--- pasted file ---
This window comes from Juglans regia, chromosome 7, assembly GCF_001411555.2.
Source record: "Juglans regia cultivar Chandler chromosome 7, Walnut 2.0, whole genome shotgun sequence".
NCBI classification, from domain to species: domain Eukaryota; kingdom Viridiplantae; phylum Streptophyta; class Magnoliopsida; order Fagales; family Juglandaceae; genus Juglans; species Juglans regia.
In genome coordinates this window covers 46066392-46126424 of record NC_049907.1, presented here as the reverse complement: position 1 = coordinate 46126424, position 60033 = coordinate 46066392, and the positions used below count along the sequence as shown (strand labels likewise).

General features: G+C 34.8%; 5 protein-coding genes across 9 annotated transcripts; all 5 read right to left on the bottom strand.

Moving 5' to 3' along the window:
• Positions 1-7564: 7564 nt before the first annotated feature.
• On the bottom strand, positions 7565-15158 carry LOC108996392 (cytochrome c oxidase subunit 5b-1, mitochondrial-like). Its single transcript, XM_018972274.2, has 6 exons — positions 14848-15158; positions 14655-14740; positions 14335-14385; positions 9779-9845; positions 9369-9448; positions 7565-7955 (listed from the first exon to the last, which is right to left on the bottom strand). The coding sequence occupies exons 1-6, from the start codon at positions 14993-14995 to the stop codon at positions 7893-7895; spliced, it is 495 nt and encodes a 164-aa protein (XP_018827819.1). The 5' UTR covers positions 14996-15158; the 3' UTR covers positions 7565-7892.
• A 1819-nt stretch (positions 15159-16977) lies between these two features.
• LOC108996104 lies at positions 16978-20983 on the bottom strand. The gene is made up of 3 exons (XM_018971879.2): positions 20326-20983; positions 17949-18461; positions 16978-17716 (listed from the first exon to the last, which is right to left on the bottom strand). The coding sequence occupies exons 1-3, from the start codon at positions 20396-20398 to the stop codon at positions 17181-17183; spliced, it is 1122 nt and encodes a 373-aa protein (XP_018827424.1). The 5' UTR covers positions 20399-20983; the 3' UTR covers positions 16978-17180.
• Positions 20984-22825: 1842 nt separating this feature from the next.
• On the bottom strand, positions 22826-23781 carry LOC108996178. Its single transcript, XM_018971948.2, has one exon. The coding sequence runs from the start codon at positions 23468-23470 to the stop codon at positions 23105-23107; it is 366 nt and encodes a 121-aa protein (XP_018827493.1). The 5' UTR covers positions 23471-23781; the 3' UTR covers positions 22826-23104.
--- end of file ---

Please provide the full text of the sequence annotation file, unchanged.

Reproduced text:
This window comes from Juglans regia, chromosome 7, assembly GCF_001411555.2.
Source record: "Juglans regia cultivar Chandler chromosome 7, Walnut 2.0, whole genome shotgun sequence".
NCBI classification, from domain to species: domain Eukaryota; kingdom Viridiplantae; phylum Streptophyta; class Magnoliopsida; order Fagales; family Juglandaceae; genus Juglans; species Juglans regia.
In genome coordinates this window covers 46066392-46126424 of record NC_049907.1, presented here as the reverse complement: position 1 = coordinate 46126424, position 60033 = coordinate 46066392, and the positions used below count along the sequence as shown (strand labels likewise).

General features: G+C 34.8%; 5 protein-coding genes across 9 annotated transcripts; all 5 read right to left on the bottom strand.

Moving 5' to 3' along the window:
• Positions 1-7564: 7564 nt before the first annotated feature.
• On the bottom strand, positions 7565-15158 carry LOC108996392 (cytochrome c oxidase subunit 5b-1, mitochondrial-like). Its single transcript, XM_018972274.2, has 6 exons — positions 14848-15158; positions 14655-14740; positions 14335-14385; positions 9779-9845; positions 9369-9448; positions 7565-7955 (listed from the first exon to the last, which is right to left on the bottom strand). The coding sequence occupies exons 1-6, from the start codon at positions 14993-14995 to the stop codon at positions 7893-7895; spliced, it is 495 nt and encodes a 164-aa protein (XP_018827819.1). The 5' UTR covers positions 14996-15158; the 3' UTR covers positions 7565-7892.
• A 1819-nt stretch (positions 15159-16977) lies between these two features.
• LOC108996104 lies at positions 16978-20983 on the bottom strand. The gene is made up of 3 exons (XM_018971879.2): positions 20326-20983; positions 17949-18461; positions 16978-17716 (listed from the first exon to the last, which is right to left on the bottom strand). The coding sequence occupies exons 1-3, from the start codon at positions 20396-20398 to the stop codon at positions 17181-17183; spliced, it is 1122 nt and encodes a 373-aa protein (XP_018827424.1). The 5' UTR covers positions 20399-20983; the 3' UTR covers positions 16978-17180.
• Positions 20984-22825: 1842 nt separating this feature from the next.
• On the bottom strand, positions 22826-23781 carry LOC108996178. Its single transcript, XM_018971948.2, has one exon. The coding sequence runs from the start codon at positions 23468-23470 to the stop codon at positions 23105-23107; it is 366 nt and encodes a 121-aa protein (XP_018827493.1). The 5' UTR covers positions 23471-23781; the 3' UTR covers positions 22826-23104.